As with all of Clawpack, the GeoClaw code is provided as a research
and teaching tool with no guarantee of suitability for any particular
purpose, and no liability on the part of the authors. See the
License for more details.
The authors believe that GeoClaw can be used for some real-world modeling of
geophysical hazards, but it is the responsibility of the user to fully
understand the model and its limitations and validate it for the intended
Tsunami hazard modeling
GeoClaw is currently in use for tsunami hazard assessment
by several research groups. Version 4.6.1 of the code was approved in 2012
by the US National Tsunami Hazard
Mitigation Program (NHTMP) for use in
modeling work supported by the program, after an extensive benchmarking
project, the results of which can be found on the
NTHMP benchmarking page.
However, users who wish to apply GeoClaw to the real world should be aware
that doing so properly requires a good understanding of the capabilities and
limitations of the code, the equations they model, and the suitability of
using these equations to model any particular real-world scenario.
The authors of this code have invested considerable time in learning about
appropriate aspects of geohazard modeling, through reading the literature
and working directly with geoscientists who are domain experts. Even so we
are very cautious in using any results from GeoClaw without performing
sensitivity studies, grid refinement studies, etc., and if possible comparing
results with those obtained by other modeling groups and confirming with
experts that the results are reasonable.
It is impossible to encapsulate the knowledge needed to deal with all the
inaccuracies and uncertainties of geohazard modeling in any piece of
software or its documentation, and there is
no replacement for extensively reading the
literature and working with domain experts.
It is also important to understand the various parameters in GeoClaw and if
necessary experiment with different settings and perform sensitivity studies.
See Specifying GeoClaw parameters in setrun.py.
Here are a few of the things that should be considered in any GeoClaw
- The depth-averaged shallow water equations are a fairly good model for the
fluid dynamics of tsunamis provided the wave length is long relative to
the depth of the water. In particular, for large tsunamis generated by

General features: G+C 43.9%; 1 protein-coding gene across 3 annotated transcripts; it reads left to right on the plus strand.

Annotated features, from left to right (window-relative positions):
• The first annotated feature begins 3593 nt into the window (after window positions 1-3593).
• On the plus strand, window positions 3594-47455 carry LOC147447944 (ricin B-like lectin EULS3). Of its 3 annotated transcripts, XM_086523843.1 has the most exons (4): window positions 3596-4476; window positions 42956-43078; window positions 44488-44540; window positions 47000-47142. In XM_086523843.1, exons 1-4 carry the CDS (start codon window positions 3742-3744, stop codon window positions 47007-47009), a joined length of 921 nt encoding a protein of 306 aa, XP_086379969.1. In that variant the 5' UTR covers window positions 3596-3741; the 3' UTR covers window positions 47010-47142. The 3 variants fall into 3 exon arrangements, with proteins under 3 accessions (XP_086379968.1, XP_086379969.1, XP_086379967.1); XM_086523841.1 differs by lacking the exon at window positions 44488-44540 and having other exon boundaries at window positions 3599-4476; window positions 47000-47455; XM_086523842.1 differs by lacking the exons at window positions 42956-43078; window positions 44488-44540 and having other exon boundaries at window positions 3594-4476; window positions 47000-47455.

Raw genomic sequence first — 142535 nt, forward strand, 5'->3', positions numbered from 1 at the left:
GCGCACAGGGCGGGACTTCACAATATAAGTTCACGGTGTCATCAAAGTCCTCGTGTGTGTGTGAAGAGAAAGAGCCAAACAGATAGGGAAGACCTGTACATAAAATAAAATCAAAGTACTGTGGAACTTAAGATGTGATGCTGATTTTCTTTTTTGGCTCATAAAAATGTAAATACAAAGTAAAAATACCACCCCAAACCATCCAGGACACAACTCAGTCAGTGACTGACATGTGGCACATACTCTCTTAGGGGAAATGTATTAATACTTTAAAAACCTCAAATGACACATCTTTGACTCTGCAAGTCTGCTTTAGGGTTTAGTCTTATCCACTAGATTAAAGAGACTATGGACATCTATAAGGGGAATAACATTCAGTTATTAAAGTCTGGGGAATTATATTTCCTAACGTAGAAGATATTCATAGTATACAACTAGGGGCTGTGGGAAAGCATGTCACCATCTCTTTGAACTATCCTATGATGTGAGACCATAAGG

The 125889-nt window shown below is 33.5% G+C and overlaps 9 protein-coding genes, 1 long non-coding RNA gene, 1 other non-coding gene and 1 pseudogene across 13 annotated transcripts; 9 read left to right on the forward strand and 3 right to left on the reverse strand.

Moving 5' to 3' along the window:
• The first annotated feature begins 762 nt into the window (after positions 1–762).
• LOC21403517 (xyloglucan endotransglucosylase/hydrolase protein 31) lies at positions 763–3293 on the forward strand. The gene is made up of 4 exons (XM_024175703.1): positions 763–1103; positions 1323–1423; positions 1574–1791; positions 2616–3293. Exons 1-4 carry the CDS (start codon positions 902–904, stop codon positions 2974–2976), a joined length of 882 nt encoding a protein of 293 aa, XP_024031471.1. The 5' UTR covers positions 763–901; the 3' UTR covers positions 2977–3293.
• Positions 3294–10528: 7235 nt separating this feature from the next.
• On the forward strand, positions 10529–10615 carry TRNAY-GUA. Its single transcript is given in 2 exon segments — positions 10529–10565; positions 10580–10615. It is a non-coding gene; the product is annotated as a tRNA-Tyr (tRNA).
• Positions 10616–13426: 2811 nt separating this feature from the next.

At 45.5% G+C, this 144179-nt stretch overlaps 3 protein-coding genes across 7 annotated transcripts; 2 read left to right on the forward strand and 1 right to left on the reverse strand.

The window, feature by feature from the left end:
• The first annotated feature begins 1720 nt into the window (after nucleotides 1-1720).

subduction zone earthquakes propagating over the ocean, these equations
may be adequate. However, even then, they are only an approximation.
More accurate depth-averaged equations such as Boussinesq equations that
include dispersive terms may be more accurate.
- For short wavelength tsunamis such as those generated by landslides,
shallow water equations are less accurate since dispersive terms can be very
important. Incorporating dispersive terms in GeoClaw is planned for the
future but not yet available. These limitations should be clearly
- GeoClaw solves the nonlinear shallow water equations and can capture
turbulent bore formation to some extent via the formation of shock waves.
It does not model wave breaking directly and in the nearshore region the
use of depth-averaged equations may be inaccurate since the flow becomes
fully three-dimensional. Reasonable agreement with observations from
historic events and wave tank experiments have been seen in validation
studies, both of GeoClaw and other shallow water codes, but caution is
- The empirical Manning formulation is used to model bottom friction, as
described further in the section Manning friction term, where some limitations
- For most tsunami simulations including the Coriolis terms in the momentum
equations makes little difference in the observed results and so these
terms are often turned off for efficiency (icoriolis = 0).
- The geoclaw parameter sealevel determines the initial fluid depth
relative to the topography, as specified by the topo files.
It is important to know what
the topography is relative to. Coastal bathymetry developed for tsunami
modeling is often relative to Mean High Water (MHW) at some point, in
which case setting sealevel = 0. corresponds to assuming the water level
being initially at MHW. See Setting sealevel for more information.
- Tsunami modeling generally requires specifying a seafloor displacement in
order to initiate the tsunami, by specifying a dtopo file. This may be a
time-dependent displacement, as explained in dtopo. However, it is
important to understand that any displacement of the seafloor causes the
entire water column above this point to be shifted upwards by the same
amount (since the depth h is held constant), and so is immediately
observed in the sea surface elevation. In reality, displacement of the
seafloor leads to the propagation of acoustic waves that result in a